The European Union has announced 474 million euros ($535 million) in financial aid for Afghanistan as international donors gathered for a UN-backed conference focusing on development, peace, and security in the country.
Afghan President Ashraf Ghani appealed for investment as the two-day conference opened on November 27 with top diplomats from dozens of countries in attendance.
The meeting aims to measure the progress of the Afghan government in using billions of dollars in foreign aid for education, health care, infrastructure, and fighting corruption since the last donors conference in 2016.
The European Commission said the new funding would go toward reforms in the public sector, health, justice, and migration and displacement issues, with 311 million euros aimed for supporting Afghanistan's "reform agenda."
International donors are expected to pledge billions of dollars in support to aid-dependent Afghanistan during the conference.
Ghani promoted his government's reforms that are meant to improve the business environment, ease trade, improve infrastructure, and unlock natural resources.
"It's a different Afghanistan," Ghani said. "We are open for business. I hope you are open for partnerships."
Dozens of countries are attending the high-level talks on November 27-28, during which the Afghan delegation is expected to renew its commitment to reform and discuss aid contributions in its bid to achieve stability and security.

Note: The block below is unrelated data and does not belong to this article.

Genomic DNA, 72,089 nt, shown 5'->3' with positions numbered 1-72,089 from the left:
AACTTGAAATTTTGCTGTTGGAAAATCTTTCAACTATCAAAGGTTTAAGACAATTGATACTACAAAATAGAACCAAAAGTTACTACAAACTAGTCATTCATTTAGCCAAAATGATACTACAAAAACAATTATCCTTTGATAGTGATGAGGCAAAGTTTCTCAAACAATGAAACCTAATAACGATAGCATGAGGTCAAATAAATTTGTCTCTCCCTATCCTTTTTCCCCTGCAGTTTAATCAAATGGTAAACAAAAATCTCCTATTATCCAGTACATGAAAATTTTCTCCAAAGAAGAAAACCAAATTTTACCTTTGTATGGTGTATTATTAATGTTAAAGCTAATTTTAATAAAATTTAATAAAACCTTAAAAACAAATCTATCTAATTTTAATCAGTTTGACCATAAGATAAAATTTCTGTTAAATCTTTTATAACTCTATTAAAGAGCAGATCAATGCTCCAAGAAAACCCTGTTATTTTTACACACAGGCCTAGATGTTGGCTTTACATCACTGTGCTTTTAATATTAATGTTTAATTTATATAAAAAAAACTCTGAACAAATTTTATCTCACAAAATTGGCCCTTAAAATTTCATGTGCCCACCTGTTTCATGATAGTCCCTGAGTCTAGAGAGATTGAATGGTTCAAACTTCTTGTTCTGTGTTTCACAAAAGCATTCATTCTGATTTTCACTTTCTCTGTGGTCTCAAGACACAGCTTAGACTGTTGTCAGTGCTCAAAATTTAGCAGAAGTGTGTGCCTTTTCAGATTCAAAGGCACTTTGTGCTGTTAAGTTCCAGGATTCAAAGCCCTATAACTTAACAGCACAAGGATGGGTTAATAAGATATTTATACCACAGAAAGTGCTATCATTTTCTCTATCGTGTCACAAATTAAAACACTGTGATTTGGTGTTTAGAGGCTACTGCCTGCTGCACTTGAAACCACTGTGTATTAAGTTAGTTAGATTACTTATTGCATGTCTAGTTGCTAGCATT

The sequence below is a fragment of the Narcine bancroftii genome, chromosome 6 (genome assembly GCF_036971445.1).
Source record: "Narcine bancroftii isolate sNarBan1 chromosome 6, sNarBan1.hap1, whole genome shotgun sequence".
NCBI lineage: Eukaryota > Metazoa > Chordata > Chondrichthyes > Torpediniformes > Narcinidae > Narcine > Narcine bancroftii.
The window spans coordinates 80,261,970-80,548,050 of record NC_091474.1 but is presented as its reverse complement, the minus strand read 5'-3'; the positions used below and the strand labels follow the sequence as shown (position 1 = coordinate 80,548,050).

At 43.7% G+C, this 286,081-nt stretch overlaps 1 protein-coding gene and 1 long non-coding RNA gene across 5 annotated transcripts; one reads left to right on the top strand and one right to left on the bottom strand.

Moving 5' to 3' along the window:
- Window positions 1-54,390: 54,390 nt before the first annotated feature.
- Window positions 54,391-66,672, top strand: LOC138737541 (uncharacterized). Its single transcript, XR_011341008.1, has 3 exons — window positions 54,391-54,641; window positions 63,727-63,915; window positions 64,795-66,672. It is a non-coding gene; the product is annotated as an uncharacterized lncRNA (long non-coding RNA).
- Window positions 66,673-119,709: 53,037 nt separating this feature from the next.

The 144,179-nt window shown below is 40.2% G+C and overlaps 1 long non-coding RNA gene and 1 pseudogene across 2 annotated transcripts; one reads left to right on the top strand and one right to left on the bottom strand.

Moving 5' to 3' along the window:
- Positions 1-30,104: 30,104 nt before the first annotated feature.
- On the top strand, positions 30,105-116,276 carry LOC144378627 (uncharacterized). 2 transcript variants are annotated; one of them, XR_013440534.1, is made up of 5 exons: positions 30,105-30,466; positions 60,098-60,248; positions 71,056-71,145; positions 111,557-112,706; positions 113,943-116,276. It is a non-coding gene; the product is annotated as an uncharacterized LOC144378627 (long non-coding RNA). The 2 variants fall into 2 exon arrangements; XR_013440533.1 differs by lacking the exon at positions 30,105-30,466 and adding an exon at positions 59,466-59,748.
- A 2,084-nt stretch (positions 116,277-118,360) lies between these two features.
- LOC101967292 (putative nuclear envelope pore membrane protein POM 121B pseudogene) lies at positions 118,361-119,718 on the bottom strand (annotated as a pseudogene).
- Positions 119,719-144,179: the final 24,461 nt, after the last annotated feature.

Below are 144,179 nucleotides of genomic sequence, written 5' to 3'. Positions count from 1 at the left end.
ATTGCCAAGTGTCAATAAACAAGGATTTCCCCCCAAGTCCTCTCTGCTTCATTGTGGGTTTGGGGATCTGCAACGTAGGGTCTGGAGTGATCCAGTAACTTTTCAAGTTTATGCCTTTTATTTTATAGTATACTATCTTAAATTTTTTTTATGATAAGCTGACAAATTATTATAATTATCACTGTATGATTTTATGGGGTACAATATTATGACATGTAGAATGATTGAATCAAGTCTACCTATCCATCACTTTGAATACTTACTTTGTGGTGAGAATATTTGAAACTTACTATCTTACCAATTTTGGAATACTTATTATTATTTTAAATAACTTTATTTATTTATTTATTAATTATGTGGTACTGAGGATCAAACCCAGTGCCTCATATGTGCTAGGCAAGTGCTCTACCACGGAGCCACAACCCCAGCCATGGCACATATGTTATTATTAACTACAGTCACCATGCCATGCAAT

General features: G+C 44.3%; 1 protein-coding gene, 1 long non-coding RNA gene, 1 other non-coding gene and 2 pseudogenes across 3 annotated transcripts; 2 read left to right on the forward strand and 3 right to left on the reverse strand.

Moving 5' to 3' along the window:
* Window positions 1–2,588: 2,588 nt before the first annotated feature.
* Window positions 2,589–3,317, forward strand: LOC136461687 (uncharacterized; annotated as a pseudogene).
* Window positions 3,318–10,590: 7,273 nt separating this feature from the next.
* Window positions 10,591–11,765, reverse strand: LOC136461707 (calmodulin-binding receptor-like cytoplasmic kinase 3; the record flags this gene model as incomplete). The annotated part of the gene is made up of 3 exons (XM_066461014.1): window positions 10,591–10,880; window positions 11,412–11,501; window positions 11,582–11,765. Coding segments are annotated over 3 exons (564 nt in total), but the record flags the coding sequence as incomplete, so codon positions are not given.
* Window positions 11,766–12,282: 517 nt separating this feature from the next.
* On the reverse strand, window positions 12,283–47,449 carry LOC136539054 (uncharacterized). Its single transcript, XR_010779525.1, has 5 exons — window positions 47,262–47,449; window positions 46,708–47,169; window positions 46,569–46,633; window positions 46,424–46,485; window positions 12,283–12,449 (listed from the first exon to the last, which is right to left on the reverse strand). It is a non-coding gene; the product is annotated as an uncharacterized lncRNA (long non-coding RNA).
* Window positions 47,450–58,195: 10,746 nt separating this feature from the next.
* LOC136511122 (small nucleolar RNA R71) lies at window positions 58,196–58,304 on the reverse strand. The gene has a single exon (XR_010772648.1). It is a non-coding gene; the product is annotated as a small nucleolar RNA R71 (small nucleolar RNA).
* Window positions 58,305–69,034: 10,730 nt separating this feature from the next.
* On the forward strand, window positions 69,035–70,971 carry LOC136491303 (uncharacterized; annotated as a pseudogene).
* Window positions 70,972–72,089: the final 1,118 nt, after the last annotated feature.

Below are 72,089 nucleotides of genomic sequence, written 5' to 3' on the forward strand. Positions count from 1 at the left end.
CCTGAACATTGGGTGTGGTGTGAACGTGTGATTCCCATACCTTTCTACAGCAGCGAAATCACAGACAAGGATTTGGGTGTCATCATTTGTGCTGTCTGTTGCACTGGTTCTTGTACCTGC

"This is one of the worst moments for the people of Afghanistan, but on many fronts important progress has been made in the last 24 months," Toby Lanzer, the deputy chief of the UN Assistance Mission in Afghanistan, told a press conference on November 27.
The UN, which is co-hosting the summit with the Afghan government, said in a statement that the conference will be "crucial in measuring results against the $15.2 billion committed by the international community for Afghanistan" at the last funding meeting in Brussels in 2016.
The Afghan delegation is expected to present its growth strategy, ranging from maintaining security and building infrastructure to fighting corruption and female empowerment.
The conference comes at a time when U.S. President Donald Trump's administration is actively seeking to launch a formal peace process with the Taliban.
The Afghan delegation is expected to call on the international community to "support an Afghan-owned and Afghan-led peace process" amid efforts to end the 17-year conflict.